Tuesday, August 26, 2008

A New Hairstyle For A New Wave

Haircut One Hundred (or Haircut 100 to some) were the epitome of the clean cut fashion conscious British new wave band so prevalent in the first half of the 1980s (think Spandau Ballet or ABC, except that these guys wore Val Doonican style Arran sweaters). Musically they drew on a more diverse range of styles, such as Latin rhythms and jazz-funk textures, but by and large they played a light weight bubblegum style of pop that for a while, for a short while, proved very appealing to the masses.

The pop sextet came together in London during 1980. At the heart of the group was singer/songwriter/guitarist Nick Heyward, who also proved to be the face of the group. The first line-up featured Heyward, Les Nemes (bass), Tim Jenkins (guitar) and Rob Stroud (drums). Jenkins and Stroud both departed very early on, to be replaced by Graham Jones and Patrick Hunt respectively. Percussionist Mark Fox and saxophonist Phil Smith were initially brought in as session players but were soon added to the group’s official line-up.

Haircut One Hundred broke into the charts in October 1981 with their British #4 hit ‘Favourite Shirts (Boy Meets Girl)’ (OZ#97). The band were dissatisfied with drummer Patrick Hunt’s playing and subsequently fired him. Blair Cunningham was brought in on drums to provide a stronger sound live. It would be Haircut One Hundred’s second single and biggest hit that would establish their place firmly in the new wave museum of musical exhibits for decades to come. ‘Love Plus One’ was a catchy fusion of pop, funk and reggae that took the world by storm. The song debuted on the British charts in early 1982 and soared to #3. Soon after it made it to #10 in Australia, and broke the group in the U.S. (#37) - something many other British new wave acts failed to achieve.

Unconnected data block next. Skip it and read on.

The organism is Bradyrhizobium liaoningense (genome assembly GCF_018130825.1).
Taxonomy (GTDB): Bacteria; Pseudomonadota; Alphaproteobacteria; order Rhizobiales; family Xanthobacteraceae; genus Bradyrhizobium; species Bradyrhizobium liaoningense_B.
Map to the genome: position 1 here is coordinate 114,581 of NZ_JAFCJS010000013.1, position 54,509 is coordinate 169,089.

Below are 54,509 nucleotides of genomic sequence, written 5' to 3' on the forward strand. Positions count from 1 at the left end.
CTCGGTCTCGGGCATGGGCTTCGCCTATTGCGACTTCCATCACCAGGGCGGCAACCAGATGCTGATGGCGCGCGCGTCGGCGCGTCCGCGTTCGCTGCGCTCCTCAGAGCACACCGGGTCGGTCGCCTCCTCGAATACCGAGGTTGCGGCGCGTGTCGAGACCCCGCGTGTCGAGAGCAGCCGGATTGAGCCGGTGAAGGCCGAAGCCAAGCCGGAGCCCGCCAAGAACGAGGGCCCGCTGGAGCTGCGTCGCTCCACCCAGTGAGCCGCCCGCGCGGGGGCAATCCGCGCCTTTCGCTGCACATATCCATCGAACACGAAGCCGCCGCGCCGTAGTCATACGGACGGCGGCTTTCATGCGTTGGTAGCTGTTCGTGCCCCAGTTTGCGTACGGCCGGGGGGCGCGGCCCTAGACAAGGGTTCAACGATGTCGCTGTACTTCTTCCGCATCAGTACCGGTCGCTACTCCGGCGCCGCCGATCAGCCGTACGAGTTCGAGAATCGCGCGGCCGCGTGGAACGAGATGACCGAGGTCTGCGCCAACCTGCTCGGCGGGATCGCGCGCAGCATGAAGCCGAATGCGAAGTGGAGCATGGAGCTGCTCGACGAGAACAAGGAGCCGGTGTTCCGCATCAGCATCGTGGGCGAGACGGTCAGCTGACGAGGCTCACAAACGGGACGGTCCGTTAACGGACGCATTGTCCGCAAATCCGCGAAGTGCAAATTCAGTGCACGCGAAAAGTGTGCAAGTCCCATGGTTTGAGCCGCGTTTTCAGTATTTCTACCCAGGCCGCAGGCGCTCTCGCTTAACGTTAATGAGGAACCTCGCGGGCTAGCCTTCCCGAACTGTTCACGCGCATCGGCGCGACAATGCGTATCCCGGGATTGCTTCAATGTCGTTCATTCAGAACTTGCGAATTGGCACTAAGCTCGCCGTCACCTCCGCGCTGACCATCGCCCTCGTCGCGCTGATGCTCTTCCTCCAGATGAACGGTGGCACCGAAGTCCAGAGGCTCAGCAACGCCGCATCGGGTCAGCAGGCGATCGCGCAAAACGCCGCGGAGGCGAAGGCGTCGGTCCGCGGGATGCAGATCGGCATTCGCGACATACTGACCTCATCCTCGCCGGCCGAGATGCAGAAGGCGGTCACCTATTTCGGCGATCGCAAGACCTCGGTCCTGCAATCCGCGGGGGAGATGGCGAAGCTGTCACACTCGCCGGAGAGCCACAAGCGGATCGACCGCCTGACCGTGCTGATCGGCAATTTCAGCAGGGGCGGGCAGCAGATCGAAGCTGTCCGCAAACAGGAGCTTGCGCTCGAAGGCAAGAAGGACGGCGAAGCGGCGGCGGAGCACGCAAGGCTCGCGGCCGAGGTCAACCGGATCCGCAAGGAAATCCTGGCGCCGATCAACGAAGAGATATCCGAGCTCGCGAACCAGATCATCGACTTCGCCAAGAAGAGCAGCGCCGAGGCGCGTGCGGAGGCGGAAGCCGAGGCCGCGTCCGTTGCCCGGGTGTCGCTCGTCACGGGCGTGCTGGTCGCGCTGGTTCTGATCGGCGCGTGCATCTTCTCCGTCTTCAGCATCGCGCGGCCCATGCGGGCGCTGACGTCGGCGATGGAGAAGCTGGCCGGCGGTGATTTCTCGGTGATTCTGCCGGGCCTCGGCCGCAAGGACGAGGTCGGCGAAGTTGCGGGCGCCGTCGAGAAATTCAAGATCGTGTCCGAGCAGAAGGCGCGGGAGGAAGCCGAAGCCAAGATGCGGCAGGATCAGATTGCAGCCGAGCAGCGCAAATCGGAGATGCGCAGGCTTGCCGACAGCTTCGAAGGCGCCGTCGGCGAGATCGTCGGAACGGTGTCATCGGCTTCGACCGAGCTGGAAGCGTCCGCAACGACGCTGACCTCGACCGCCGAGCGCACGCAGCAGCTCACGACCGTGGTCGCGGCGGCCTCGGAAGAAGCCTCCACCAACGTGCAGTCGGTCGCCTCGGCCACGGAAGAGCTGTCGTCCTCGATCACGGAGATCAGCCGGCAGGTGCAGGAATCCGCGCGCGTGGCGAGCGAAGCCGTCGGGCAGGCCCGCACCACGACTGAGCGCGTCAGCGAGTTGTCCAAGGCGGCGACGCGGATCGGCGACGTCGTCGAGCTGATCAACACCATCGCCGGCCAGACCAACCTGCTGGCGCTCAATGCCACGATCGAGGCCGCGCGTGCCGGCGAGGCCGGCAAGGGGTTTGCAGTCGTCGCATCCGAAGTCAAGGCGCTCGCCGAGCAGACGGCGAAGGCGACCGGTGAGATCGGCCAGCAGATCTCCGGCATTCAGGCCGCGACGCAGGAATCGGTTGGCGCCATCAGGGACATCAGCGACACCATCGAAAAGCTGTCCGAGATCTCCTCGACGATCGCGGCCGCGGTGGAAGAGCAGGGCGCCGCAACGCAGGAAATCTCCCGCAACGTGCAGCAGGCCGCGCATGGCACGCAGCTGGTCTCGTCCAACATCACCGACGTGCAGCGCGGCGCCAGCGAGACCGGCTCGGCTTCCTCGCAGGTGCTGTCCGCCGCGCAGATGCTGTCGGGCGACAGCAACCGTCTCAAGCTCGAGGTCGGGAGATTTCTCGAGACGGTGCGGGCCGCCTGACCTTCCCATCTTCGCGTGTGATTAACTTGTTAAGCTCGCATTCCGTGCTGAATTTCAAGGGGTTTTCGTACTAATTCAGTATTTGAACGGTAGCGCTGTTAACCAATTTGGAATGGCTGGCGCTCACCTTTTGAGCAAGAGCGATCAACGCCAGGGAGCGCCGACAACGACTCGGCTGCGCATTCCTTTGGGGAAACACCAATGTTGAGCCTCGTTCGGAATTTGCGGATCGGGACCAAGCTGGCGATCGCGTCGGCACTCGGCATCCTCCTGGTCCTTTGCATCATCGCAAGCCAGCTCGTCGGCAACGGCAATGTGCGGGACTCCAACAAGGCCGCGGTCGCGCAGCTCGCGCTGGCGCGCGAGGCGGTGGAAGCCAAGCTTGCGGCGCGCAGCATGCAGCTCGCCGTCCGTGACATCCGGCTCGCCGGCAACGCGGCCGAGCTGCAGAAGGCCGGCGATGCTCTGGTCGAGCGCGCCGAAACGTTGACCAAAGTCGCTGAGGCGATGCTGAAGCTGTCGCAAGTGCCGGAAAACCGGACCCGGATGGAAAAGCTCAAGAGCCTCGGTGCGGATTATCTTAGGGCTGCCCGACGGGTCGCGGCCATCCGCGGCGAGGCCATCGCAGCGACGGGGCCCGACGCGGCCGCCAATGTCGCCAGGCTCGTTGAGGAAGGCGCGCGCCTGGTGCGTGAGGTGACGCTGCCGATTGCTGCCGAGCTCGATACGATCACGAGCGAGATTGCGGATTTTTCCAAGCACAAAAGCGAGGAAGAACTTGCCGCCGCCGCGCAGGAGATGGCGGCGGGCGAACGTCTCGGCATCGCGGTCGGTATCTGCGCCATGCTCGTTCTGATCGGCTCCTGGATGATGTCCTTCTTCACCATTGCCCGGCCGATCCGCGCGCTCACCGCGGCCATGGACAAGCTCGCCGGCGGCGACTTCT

Both songs were featured on Haircut One Hundred’s debut album ‘Pelican West’ (UK#2/OZ#27/US#31) which firmly cemented the group as the poster boys of the British new wave scene. ‘Fantastic Day’ (which Nick originally wrote when he was 15) notched up another U.K. top 10 single (#9/OZ#85) for Haircut One Hundred, quickly followed by another #9 hit with ‘Nobody’s Fool’, and suddenly critics and fans alike were talking about Haircut One Hundred in the same breath as Duran Duran as being the new wave of British pop royalty. But all was not well within the ranks of the band. The incessant media focus on enigmatic frontman Nick Heyward, combined with the singer undergoing a mental breakdrown from all the pressures, led to friction with the other members of Haircut One Hundred, that eventually led to the singer alienating himself from the rest of the group. He promptly left Haircut One Hundred in early 1983, just as the band was in the midst of recording their second album. The band limped on as a five piece, with percussionist Mark Fox shifting to lead vocal duties. The quintet moved over to PolyGram (Heyward was retained by Arista) and released the single ‘Prime Time’ in August 1983 but the song only reached #46 on the British charts and the follow ups ‘So Tired’ and ‘Too Up, Two Down’ sank without a trace, in stark contract to the Heyward era singles. The album ‘Paint And Paint’ was released soon after but with Heyward’s solo career in full swing by that stage, neither media nor marketing machine paid any attention to the album or band. When combined with a strong negative backlash from fans loyal to the Heyward model, Haircut One Hundred saw the writing on the wall and parted ways before the end of ‘83.